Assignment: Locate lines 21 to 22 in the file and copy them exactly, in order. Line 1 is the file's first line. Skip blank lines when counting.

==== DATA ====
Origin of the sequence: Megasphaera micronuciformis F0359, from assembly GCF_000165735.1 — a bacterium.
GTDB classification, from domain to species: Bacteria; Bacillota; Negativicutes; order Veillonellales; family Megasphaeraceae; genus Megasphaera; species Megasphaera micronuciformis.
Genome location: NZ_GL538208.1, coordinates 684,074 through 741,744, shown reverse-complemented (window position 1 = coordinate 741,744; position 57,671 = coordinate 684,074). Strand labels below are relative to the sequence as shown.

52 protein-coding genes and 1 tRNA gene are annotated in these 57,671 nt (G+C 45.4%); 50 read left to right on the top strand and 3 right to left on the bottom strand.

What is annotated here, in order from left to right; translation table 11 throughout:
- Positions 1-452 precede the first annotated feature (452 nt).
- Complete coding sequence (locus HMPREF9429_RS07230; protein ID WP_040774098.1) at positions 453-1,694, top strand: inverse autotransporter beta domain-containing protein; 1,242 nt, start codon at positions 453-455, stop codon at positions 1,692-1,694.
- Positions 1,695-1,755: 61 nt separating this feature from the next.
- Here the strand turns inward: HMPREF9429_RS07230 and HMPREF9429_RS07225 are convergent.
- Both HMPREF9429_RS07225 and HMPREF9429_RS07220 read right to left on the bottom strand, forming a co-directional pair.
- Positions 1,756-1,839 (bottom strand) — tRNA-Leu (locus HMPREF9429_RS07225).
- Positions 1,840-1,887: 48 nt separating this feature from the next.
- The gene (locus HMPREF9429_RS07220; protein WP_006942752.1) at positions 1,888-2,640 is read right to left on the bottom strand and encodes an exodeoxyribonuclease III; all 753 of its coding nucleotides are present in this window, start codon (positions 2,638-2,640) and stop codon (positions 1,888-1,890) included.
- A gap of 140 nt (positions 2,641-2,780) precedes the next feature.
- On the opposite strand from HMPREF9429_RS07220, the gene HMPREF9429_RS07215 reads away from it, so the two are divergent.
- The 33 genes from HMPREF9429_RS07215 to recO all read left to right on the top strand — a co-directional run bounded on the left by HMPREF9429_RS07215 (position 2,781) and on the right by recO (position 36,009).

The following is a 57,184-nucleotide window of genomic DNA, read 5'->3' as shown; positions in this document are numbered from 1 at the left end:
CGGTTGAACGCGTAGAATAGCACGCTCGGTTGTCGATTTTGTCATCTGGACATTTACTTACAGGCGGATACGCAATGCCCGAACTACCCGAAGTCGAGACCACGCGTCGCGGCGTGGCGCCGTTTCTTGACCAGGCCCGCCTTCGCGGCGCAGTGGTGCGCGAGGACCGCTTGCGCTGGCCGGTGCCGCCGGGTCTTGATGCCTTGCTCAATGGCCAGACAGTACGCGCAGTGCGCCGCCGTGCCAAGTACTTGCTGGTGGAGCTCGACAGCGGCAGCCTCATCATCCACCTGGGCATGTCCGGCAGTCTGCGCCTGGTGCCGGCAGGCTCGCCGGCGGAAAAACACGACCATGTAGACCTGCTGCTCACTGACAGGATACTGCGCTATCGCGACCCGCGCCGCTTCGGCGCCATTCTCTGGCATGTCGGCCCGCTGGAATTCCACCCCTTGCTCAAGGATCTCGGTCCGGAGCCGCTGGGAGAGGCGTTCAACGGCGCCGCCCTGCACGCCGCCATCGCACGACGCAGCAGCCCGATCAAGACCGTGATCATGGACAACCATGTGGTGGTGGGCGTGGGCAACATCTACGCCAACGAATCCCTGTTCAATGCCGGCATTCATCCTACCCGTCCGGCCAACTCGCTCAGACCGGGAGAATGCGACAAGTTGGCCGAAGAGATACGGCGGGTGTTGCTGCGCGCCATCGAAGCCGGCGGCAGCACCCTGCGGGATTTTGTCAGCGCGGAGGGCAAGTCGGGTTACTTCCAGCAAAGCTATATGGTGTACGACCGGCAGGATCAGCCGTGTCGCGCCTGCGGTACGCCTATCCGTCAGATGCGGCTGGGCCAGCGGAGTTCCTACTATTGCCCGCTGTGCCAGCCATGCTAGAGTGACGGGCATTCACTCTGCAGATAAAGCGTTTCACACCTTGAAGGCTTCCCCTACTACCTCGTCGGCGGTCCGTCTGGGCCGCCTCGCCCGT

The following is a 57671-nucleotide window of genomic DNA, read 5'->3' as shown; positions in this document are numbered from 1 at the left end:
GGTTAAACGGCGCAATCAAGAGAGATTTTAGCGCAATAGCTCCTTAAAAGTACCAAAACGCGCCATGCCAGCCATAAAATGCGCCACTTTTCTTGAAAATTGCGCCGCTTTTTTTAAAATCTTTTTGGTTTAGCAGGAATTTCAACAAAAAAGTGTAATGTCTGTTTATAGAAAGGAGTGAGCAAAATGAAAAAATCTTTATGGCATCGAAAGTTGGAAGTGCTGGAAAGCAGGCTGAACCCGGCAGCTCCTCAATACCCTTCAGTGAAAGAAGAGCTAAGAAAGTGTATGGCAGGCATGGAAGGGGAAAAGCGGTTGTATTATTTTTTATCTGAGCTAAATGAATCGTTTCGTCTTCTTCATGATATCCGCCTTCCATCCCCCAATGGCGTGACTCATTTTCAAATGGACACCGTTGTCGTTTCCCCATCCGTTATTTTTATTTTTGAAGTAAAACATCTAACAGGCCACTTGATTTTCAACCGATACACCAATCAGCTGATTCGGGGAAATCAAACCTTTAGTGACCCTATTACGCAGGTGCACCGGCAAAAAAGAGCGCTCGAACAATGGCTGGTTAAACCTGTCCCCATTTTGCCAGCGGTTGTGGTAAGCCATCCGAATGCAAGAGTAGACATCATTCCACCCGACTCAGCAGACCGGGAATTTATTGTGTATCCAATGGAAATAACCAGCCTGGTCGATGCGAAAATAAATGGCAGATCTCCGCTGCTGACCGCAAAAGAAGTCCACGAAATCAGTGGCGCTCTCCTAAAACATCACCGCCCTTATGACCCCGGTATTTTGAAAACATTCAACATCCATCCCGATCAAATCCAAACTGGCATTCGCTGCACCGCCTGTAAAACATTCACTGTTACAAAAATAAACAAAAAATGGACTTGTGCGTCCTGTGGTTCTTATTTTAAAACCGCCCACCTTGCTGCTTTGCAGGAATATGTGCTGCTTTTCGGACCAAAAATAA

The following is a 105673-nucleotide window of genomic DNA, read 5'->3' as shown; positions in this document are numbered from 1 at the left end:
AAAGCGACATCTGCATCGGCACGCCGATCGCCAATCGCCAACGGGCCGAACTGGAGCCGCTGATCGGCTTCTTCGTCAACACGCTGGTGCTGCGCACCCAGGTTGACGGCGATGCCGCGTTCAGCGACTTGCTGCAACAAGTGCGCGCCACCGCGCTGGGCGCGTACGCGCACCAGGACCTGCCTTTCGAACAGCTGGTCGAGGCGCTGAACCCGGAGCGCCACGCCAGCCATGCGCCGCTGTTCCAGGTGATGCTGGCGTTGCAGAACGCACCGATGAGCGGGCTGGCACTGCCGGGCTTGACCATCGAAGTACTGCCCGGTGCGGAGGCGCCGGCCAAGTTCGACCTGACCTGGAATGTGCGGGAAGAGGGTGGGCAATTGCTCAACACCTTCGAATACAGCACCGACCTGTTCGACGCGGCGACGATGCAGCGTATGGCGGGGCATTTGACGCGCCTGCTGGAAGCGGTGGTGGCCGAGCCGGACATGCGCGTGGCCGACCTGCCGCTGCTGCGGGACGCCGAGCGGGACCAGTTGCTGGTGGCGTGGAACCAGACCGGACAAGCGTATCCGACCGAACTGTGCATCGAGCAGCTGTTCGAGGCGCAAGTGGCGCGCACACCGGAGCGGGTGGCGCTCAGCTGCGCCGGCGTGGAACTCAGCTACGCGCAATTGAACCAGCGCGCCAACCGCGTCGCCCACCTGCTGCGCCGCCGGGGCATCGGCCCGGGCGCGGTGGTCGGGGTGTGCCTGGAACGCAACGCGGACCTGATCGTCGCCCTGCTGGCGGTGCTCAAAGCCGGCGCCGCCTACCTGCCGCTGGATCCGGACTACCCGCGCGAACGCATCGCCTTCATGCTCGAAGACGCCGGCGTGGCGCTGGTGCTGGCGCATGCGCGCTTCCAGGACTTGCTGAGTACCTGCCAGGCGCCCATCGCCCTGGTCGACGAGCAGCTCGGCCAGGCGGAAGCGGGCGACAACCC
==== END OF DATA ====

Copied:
The following is a 105673-nucleotide window of genomic DNA, read 5'->3' as shown; positions in this document are numbered from 1 at the left end:
AAAGCGACATCTGCATCGGCACGCCGATCGCCAATCGCCAACGGGCCGAACTGGAGCCGCTGATCGGCTTCTTCGTCAACACGCTGGTGCTGCGCACCCAGGTTGACGGCGATGCCGCGTTCAGCGACTTGCTGCAACAAGTGCGCGCCACCGCGCTGGGCGCGTACGCGCACCAGGACCTGCCTTTCGAACAGCTGGTCGAGGCGCTGAACCCGGAGCGCCACGCCAGCCATGCGCCGCTGTTCCAGGTGATGCTGGCGTTGCAGAACGCACCGATGAGCGGGCTGGCACTGCCGGGCTTGACCATCGAAGTACTGCCCGGTGCGGAGGCGCCGGCCAAGTTCGACCTGACCTGGAATGTGCGGGAAGAGGGTGGGCAATTGCTCAACACCTTCGAATACAGCACCGACCTGTTCGACGCGGCGACGATGCAGCGTATGGCGGGGCATTTGACGCGCCTGCTGGAAGCGGTGGTGGCCGAGCCGGACATGCGCGTGGCCGACCTGCCGCTGCTGCGGGACGCCGAGCGGGACCAGTTGCTGGTGGCGTGGAACCAGACCGGACAAGCGTATCCGACCGAACTGTGCATCGAGCAGCTGTTCGAGGCGCAAGTGGCGCGCACACCGGAGCGGGTGGCGCTCAGCTGCGCCGGCGTGGAACTCAGCTACGCGCAATTGAACCAGCGCGCCAACCGCGTCGCCCACCTGCTGCGCCGCCGGGGCATCGGCCCGGGCGCGGTGGTCGGGGTGTGCCTGGAACGCAACGCGGACCTGATCGTCGCCCTGCTGGCGGTGCTCAAAGCCGGCGCCGCCTACCTGCCGCTGGATCCGGACTACCCGCGCGAACGCATCGCCTTCATGCTCGAAGACGCCGGCGTGGCGCTGGTGCTGGCGCATGCGCGCTTCCAGGACTTGCTGAGTACCTGCCAGGCGCCCATCGCCCTGGTCGACGAGCAGCTCGGCCAGGCGGAAGCGGGCGACAACCC